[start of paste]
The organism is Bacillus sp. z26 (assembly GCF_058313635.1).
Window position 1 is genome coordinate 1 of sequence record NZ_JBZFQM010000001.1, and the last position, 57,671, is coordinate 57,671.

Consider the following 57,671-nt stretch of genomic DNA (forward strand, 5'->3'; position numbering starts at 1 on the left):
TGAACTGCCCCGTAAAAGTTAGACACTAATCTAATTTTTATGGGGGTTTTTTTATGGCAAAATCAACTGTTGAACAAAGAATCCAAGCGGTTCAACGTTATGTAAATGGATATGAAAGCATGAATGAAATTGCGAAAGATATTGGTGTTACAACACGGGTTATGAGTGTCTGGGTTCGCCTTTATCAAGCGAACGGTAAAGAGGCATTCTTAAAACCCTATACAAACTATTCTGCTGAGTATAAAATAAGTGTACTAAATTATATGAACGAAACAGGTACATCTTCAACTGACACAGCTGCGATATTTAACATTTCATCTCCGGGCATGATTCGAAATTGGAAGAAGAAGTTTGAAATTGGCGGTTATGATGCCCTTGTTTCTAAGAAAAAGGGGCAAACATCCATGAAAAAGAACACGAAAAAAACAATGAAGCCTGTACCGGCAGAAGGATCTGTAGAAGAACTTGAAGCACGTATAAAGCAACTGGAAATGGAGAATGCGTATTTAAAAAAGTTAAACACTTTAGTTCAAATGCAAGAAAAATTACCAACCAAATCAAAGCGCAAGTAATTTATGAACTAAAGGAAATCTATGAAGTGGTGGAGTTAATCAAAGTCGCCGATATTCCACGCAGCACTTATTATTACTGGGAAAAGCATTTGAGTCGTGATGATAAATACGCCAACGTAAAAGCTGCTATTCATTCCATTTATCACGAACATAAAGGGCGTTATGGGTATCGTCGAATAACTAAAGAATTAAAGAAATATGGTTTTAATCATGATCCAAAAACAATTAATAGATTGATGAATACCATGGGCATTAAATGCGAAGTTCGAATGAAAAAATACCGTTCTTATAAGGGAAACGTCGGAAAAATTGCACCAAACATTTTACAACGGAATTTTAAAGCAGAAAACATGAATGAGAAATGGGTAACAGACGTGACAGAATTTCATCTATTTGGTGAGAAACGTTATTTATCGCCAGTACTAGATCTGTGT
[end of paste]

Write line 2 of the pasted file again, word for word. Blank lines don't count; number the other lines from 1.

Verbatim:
Window position 1 is genome coordinate 1 of sequence record NZ_JBZFQM010000001.1, and the last position, 57,671, is coordinate 57,671.